We All Fall Down
© Tri Le / TheDailySportsHerald.
I watched him siphon gas out of the car. It was a lesson in physics. Apparently, once you get the gas moving up out of the tank, the flow of gas down and out the other side of the hose creates a pressure imbalance that allows the liquid to continue to flow and seemingly defy gravity.
The only problem is that if you really commit to siphoning gas with your mouth as the initial source of suction, you’re going to end up with a mouthful of gas.
I’d watched him spit gas out of his mouth quite a few times. I remember asking, “Does that taste bad?”
“It doesn’t taste good.”
Fifteen years later, I’d be wondering if that’s what killed him.
Not just the mouthfuls of gas he took over the years, but that approach to life in general — did that eventually kill him?
I remember watching him build fires and move the logs around while the flames and sparks danced all around his hands. I thought he didn’t feel pain — or maybe he just couldn’t be hurt.
One time, he was racing around the sand lot behind our gas station on a street motorcycle that his brother brought down from Maine. The wheels skidded out from under him on one particularly sharp turn and he went bouncing (he was pretty fat at this point) about 20 feet. I thought it looked fun, although the engine noise did scare the shit out of me.
I asked him afterwards, “Did that hurt?” All I remember is that he said “Yes.” I don’t recall him providing anymore detail than that except that he answered me with that tone that I heard quite a few times over the years, which said, ‘you’re pretty dumb but you amuse me.’
I remember whenever one of us kids fell down he’d say, “What’re you doing down there?” This question always pissed me off until I realized that he knew what we were doing down there. That was one of his life tactics: Do not treat things like a big deal. You fell down? Big deal. We all fall down. Get up and we’ll laugh about it.
My brother James and I shared a room for awhile when we were kids.
It occurs to me now that some of the best times in life are when you’re forced to share a room with someone.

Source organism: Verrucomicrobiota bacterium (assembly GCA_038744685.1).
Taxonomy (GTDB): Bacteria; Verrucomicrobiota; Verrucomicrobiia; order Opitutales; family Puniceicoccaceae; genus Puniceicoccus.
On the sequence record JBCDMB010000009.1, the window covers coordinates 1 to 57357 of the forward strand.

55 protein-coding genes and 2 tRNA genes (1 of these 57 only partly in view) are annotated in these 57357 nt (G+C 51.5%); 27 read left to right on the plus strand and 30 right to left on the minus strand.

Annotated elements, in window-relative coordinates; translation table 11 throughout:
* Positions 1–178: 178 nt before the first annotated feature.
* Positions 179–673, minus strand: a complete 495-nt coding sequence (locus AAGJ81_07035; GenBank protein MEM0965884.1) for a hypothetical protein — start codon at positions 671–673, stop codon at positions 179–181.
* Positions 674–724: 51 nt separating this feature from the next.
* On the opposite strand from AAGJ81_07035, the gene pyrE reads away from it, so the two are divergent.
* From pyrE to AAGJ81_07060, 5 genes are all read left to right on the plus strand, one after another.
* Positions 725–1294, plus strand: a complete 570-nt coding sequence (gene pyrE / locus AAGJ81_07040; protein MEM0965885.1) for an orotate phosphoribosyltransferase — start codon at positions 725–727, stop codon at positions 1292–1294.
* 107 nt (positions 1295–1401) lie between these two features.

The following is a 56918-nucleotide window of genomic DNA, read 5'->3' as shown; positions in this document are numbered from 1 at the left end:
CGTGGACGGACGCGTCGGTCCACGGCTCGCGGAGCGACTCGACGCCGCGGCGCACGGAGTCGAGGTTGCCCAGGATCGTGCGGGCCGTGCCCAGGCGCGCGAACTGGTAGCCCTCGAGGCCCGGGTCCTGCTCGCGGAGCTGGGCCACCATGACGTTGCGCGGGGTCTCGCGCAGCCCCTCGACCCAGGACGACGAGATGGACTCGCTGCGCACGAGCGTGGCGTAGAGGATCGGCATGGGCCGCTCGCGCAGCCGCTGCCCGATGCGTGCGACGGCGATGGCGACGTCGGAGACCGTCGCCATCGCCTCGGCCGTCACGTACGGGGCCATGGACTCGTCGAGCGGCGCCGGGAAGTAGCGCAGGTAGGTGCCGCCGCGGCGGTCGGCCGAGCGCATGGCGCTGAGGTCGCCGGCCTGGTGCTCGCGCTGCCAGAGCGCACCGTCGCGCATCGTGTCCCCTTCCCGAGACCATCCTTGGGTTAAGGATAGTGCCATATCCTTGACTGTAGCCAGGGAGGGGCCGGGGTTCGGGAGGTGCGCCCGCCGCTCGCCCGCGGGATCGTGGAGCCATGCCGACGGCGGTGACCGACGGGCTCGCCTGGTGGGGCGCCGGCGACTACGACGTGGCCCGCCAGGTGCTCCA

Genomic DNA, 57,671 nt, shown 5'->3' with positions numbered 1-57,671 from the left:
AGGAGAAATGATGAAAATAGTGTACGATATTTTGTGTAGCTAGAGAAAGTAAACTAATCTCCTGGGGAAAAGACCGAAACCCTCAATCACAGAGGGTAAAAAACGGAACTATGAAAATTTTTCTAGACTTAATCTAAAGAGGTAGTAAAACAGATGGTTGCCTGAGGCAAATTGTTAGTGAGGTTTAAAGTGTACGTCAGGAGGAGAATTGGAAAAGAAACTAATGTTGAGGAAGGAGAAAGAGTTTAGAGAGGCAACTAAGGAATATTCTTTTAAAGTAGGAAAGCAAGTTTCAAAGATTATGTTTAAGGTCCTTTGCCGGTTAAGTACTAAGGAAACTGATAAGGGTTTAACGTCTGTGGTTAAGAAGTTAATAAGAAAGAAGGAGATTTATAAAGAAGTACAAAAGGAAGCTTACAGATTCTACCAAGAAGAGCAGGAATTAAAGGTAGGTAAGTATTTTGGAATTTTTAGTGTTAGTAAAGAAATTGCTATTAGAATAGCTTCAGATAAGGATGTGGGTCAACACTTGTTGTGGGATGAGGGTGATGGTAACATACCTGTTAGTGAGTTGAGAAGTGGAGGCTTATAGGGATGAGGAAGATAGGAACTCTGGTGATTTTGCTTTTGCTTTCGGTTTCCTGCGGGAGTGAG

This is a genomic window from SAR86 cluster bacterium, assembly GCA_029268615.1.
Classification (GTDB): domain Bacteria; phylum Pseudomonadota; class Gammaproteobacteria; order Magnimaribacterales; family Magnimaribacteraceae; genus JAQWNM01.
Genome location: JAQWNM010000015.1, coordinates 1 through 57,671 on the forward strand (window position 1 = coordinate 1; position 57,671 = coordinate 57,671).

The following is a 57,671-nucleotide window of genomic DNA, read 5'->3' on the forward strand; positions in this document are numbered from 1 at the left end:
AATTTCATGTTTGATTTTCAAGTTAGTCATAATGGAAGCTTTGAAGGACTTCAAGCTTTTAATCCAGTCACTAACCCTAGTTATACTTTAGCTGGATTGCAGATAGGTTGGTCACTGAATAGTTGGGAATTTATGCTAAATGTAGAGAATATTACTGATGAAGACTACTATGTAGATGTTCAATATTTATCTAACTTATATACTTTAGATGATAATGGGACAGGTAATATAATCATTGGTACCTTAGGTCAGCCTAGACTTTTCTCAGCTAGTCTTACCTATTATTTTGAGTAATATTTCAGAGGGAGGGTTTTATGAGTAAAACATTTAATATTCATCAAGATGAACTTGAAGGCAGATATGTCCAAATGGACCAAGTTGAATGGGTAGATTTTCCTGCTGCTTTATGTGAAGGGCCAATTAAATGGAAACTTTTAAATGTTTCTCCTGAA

It’s a bond that forces the breakdown of any bullshit facade. The only two examples I can recall right now are when I was a kid and college. The quicker you can break down those bullshit barriers, the quicker you can really connect with someone.
My brother and I used to stay up until…I have no idea how late because time doesn’t matter when you’re 5 years old and you’ve got tons of baseball cards to look through. Every card had to go into it’s own clear, little, plastic pocket. It didn’t matter if you were the $1,675,000 a year Wade Boggs or the $62,500 a year Kevin Romine. If you were a baseball card in our room that night, you got a plastic pocket of your very own inside our big faux leather binder of baseball cards. Welcome to the show.
One night as we got ready for bed, my brother said something that made me laugh hysterically. I was, of course, naked, and when the laughter hit its peak, I fell back on my bed and sent pee squirting 10 feet in the air. I rushed to the bathroom and was crying to my Dad that it was an accident. He put me at ease saying:
“It’s ok. Peeing is like saying the alphabet, once you start, you just can’t stop.”
I was so relieved, in multiple ways, that I never stopped to analyze whether peeing really was like saying the alphabet until years later when I would tell the story to friends in college.
There are sayings of his that come back to me to this day, and for the first time I realize what the hell he was saying.
I greatly appreciate any feedback or memorable stories from your own childhood. It’s good to relive some of that stuff by writing it out. I genuinely appreciate you sharing this with the world if you liked it at all. Feel free to also get in touch here.
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Creating and evangelizing world-changing products. I like Lions and Cows.
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